Getting Emotional for Managers

By Lain Ehmann

Popular wisdom says that in order to be successful in business, you need to be completely objective and without emotion in your interactions. But emotion plays a critical role in being a successful leader, argues Terry Pearce, author of Leading Out Loud: Inspiring Change Through Authentic Communication (Jossey-Bass, 2003). “A lot of people believe that business is a science, and that’s true. But the people who do business aren’t science; they’re people,” he explains.

The need to effectively deal with emotions is particularly important for salespeople, Pearce says. “In selling, so often we focus on the fantastic benefits of what we have that we rarely connect with the person on the other side of the table,” he says. Because people want to buy from people they like, trust and connect with, your ability to recognize and acknowledge another’s emotions is a critical part of your success.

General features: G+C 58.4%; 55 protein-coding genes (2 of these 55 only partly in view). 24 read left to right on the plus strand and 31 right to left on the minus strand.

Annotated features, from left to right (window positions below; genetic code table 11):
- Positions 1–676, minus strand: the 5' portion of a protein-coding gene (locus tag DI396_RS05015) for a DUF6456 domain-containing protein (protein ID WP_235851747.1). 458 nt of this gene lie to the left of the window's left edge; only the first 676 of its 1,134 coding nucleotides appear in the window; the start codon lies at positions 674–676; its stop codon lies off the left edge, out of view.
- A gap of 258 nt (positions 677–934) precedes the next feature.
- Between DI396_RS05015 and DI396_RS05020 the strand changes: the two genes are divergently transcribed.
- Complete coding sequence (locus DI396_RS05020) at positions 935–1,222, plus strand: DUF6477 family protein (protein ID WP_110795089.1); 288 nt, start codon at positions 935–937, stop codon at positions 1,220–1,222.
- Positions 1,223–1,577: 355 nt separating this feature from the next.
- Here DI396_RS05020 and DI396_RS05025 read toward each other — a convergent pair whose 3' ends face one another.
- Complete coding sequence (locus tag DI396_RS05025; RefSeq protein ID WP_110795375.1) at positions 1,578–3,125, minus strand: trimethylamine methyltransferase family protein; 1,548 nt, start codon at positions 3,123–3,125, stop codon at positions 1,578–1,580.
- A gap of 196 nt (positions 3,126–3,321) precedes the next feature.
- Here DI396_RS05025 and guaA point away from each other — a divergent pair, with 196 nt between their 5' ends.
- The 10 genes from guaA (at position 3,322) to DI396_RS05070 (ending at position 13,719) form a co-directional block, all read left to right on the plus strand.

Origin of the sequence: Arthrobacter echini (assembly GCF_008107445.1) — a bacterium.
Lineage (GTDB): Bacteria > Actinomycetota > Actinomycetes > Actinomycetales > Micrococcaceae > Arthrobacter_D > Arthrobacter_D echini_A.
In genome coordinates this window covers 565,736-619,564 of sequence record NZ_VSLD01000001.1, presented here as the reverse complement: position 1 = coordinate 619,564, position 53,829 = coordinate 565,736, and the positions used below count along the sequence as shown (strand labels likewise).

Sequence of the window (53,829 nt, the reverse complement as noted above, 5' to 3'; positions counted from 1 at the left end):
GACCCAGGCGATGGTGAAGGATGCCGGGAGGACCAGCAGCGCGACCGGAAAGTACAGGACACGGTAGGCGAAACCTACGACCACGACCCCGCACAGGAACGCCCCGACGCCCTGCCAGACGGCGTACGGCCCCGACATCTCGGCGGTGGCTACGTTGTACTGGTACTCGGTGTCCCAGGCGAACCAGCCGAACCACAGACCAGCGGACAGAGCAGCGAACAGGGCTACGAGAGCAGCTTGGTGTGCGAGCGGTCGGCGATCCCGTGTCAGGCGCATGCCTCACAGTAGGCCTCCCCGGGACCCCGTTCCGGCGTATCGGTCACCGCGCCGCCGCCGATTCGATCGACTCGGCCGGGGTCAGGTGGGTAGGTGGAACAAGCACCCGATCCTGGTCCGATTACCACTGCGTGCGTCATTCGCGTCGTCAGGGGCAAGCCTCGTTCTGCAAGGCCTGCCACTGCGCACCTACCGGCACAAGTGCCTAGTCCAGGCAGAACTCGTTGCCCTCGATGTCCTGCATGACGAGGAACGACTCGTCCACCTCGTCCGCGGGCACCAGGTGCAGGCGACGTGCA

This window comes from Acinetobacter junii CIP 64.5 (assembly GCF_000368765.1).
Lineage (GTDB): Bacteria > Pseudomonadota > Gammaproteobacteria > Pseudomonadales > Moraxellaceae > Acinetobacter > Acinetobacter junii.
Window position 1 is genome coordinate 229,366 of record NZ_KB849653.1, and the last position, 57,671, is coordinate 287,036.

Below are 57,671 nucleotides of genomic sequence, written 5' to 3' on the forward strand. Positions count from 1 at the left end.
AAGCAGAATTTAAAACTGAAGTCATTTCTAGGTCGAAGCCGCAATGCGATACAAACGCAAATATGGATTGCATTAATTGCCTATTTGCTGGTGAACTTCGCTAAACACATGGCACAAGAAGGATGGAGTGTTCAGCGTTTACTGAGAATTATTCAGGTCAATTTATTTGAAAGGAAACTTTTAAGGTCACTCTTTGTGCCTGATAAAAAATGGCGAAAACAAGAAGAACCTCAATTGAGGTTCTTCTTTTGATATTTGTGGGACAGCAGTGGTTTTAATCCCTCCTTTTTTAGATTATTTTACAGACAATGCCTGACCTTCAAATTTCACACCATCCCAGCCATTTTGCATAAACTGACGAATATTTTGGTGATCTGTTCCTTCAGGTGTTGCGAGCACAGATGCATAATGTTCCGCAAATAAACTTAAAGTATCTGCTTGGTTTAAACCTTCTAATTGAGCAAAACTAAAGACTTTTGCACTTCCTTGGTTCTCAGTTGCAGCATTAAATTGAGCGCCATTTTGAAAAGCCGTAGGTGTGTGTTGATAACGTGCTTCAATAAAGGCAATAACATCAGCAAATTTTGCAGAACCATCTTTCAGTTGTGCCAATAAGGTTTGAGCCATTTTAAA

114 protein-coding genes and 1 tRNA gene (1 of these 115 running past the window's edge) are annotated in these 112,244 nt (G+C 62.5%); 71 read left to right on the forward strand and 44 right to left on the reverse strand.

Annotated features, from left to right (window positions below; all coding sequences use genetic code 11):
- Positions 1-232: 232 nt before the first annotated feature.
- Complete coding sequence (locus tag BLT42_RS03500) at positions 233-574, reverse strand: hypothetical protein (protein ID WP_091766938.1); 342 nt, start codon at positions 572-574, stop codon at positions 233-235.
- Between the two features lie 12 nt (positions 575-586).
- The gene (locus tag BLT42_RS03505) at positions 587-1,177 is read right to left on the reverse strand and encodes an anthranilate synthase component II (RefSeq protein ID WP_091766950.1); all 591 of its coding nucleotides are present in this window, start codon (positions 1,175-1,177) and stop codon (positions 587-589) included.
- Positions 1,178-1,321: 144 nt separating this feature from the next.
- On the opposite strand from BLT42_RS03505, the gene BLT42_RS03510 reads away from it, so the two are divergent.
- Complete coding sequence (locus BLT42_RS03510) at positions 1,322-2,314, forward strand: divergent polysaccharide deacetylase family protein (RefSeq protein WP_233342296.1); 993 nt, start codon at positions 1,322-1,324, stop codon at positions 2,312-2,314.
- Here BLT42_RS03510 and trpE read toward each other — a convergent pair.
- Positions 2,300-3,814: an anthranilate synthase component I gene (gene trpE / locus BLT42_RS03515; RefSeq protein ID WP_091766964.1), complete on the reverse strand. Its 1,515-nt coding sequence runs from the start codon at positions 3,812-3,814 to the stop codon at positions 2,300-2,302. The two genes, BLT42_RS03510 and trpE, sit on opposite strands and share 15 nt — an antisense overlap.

The first step to increasing your emotional intelligence is learning to identify your own emotional responses. Knowing what emotions you feel and naming them is a critical skill that governs your ability to respond, instead of react, to circumstances. If you’re in a meeting and the head of the marketing team makes a statement you find inflammatory, instead of clamming up, attacking or fleeing, take a second to breathe in and understand what you’re feeling.

Then, says Pearce, acknowledge that emotion in your own mind – I’m feeling angry – before responding. You might even want to acknowledge that emotion externally, he says. This short pause allows you to respond from a stronger position, rather than an automatic, reactive one, and often means the difference between saving, or damaging, a relationship.

After you’ve learned to identify and acknowledge your own emotions, the next step is acknowledging the emotions of those around you. By affirming how other people feel, you’re forging a strong connection with them that moves your relationship from potentially adversarial to cooperative, and raises the level of trust between you.

Why spend all this time on feelings? Because, says Pearce, emotions are operating in the background whether or not you give them their due. It’s like gravity. Even if you decide it doesn’t exist and try to ignore it, it still governs the responses of the world around you. You’re better off acknowledging emotions and working with – instead of against – them.

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